Australia’s first female prime minister has moved quickly to distance herself from the policy failings of the Rudd government, declaring a truce with miners and restating her commitment to combating climate change.
By her own admission, the government had lost its way.
“Ultimately, Kevin and I disagreed about the direction of the government. I believed we needed to do better,” she said.
She said in an interview on Thursday evening, that she warned Kevin Rudd of the dire circumstances facing the government in the hours leading up to her decision to depose him as prime minister.
Ms Gillard said she only decided on Wednesday that she would challenge for the leadership after being tapped on the shoulder by Labor factional bosses.
It was a tough decision to reach, she told the ABC.
“I had to make a judgment about what is in the best interest of the nation, what’s in the best interest of the government, what’s in the best interest of the people we seek to serve and what’s in the best interest of the Labor Party.”
At-a-glance: Key issues facing Gillard
Gillard makes headlines across the world
A series of damaging polls, stemming largely from the shelving of the emissions trading scheme and more recently the war with the mining sector over the resources super profits tax, had made Kevin Rudd’s position as prime minister untenable.
“I take my fair share of responsibility for the Rudd government’s record, for our important achievements and for errors made,” Ms Gillard said.
“I know the Rudd government did not do all it said it would do. And at times it went off track.
“I asked my colleagues to make a leadership change. A change because I believed that a good government was losing its way.”
It is now Ms Gillard’s task to get Labor back on track and she has promised there will be changes to policy.
She needs to reclaim voters lost to the Left after the ETS was shelved, and repair the damage done by the war with the mining sector.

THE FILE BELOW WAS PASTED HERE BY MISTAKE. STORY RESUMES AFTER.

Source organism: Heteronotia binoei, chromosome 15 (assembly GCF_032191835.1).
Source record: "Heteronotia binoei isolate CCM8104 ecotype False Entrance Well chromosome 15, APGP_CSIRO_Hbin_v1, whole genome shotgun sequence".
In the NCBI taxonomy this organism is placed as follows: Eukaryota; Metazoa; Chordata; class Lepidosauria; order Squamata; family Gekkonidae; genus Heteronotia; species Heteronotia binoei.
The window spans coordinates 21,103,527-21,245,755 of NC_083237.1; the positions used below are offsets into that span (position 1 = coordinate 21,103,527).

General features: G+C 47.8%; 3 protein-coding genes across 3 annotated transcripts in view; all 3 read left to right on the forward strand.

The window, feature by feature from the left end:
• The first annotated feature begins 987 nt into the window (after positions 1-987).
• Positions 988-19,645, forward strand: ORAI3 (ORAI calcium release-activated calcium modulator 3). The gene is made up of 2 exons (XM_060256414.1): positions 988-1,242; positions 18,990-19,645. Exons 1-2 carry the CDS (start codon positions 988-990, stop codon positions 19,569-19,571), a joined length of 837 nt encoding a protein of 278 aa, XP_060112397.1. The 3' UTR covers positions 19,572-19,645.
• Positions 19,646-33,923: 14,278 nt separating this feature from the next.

In an act of good faith, within hours of being elected unopposed as Labor leader, Ms Gillard said she was “throwing open the government’s door to the mining industry”.
While insisting that like the former prime minister she believes Australians are entitled to a fairer share of the nation’s mineral wealth, Ms Gillard conceded the resources super profits tax needed changes.
“But to reach a consensus, we need to do more than consult. We need to negotiate.
“And we must end this uncertainty, which is not good for this nation.”
Mining tax ads scrapped
Taxpayer-funded ads selling the mining tax to voters have been canned.
With the decision to shelve the ETS having been so damaging for Mr Rudd, the new prime minister has moved to align herself with millions of voters concerned about climate change.
“It is my intention to lead a government that does more to harness the wind and the sun and the new emerging technologies,” she said, adding she believed human beings had contributed to climate change.
“It is as disappointing to me as it is to millions of Australians that we do not have a price on carbon.”
Ms Gillard will seek a mandate, as Mr Rudd did in 2007, to take action against climate change.
“If elected as prime minister, I will re-prosecute the case for a carbon price at home and abroad.”
Winning votes back from the Right may be somewhat more difficult.
In terms of the economy, Ms Gillard has committed to sticking with the Rudd government’s timeline for returning the budget to surplus by 2012-13.
With the issue of asylum seekers again looming as a key election battlefront, Ms Gillard also hinted at a tougher border protection regime.
“I understand that Australians are disturbed when they see boats arrive on our shores unannounced.
“Australians wanted strong border management and I will provide it.”